Update 2018-11-03: turns out that the 1.1mm figure from KolariVision for the sensor cover glass does not include the expoxied-on glass portion of the sensor. So the real figure is ~2.3mm total glass thickness, not 1.1mm (Nikon D850 is about ~2.5mm). Still 2.3mm is notably more thin than the 3+ mm for Sony mirrorless. I’ll have to see what actual testing shows.
Another unique aspect: the cover glass of the Z7’s sensor is about half a thick as the Sony’s, coming in at 1.1mm. This means the Nikon will have better performance with adapted lenses right out of the box. However, with our ultra-thin conversion measuring down to 0.2mm, the camera will still benefit a great deal from a modification service if you’re a Leica lens (or other legacy glass) enthusiast.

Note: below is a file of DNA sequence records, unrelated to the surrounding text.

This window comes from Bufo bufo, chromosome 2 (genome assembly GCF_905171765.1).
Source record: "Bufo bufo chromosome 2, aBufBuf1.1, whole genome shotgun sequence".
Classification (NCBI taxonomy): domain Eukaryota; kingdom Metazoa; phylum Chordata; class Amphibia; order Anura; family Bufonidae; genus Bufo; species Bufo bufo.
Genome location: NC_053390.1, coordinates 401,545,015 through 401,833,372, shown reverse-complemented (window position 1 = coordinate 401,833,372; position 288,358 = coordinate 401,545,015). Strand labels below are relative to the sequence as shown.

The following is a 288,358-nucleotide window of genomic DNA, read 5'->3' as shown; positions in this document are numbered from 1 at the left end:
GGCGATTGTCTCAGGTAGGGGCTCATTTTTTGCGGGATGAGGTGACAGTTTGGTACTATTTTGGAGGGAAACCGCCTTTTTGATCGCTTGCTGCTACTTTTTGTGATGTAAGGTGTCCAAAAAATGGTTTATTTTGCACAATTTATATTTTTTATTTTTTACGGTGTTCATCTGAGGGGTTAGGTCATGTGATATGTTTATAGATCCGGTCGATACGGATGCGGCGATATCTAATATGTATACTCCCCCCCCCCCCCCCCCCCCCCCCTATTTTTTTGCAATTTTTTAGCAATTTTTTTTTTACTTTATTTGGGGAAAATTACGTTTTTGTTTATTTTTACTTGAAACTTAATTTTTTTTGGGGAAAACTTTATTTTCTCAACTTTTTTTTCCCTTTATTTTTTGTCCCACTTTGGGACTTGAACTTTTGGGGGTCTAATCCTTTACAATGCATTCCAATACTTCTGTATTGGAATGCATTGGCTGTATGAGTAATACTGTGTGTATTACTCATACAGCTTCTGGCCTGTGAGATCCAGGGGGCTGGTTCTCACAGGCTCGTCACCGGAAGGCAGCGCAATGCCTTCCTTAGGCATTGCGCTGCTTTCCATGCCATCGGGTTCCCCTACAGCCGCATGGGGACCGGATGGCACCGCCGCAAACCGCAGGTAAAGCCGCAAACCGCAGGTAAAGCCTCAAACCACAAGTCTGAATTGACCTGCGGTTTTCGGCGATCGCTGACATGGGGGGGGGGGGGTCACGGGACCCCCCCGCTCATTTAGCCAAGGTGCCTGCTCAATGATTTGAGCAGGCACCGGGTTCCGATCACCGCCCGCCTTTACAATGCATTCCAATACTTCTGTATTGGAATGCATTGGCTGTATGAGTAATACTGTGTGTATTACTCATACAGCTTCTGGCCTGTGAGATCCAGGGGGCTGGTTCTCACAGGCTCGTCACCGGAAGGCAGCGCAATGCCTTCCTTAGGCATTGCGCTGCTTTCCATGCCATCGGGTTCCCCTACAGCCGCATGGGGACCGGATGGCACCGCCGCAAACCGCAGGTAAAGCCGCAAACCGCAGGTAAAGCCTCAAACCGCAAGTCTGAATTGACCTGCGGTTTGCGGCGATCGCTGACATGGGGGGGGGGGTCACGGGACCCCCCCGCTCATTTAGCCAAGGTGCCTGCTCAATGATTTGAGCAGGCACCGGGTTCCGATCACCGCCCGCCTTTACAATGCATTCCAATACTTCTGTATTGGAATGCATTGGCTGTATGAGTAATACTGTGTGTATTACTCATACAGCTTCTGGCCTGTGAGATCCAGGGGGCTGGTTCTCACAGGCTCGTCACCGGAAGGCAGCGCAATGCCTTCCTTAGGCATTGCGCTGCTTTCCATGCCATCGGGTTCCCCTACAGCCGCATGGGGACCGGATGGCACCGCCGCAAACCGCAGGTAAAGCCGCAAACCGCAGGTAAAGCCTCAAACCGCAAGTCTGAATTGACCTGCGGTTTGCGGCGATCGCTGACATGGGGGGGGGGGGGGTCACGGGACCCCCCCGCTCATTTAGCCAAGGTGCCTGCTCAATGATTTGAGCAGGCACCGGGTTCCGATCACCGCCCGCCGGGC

The thinner glass means that the MTF (micro contrast and astigmatism in particular) degradation will be much less than on the Sony A7R III, suggesting that M-mount lenses (Leica M and Zeiss ZM) may perform reasonably well. Though a high refractive index cover glass cannot be ruled out AFAIK.
See ray angle and Zeiss ZM 35mm f/1.4 MTF on Mirrorless Cameras for a full aperture set of MTF graphs for the Zeiss ZM 35mm f/1.4 Distagon. It would be wonderful if the ZM 35/1.4 and my Leica M lenses worked well on the Z7 (assuming an adapter materializes).
The graph below is a through-focus MTF graph which indicates the displacement of the blue-vs-red wavelengths for two different thicknesses of sensor cover glass. Without sensor cover glass (e.g., film), the red and blue MTF are close to alignment.
With 2.5mm sensor cover glass, the two diverge substantially, so that peak focus can be achieved for only red or blue, but not both. Moreover, MTF for red wavelengths is degraded slightly and MTF for blue increases slightly.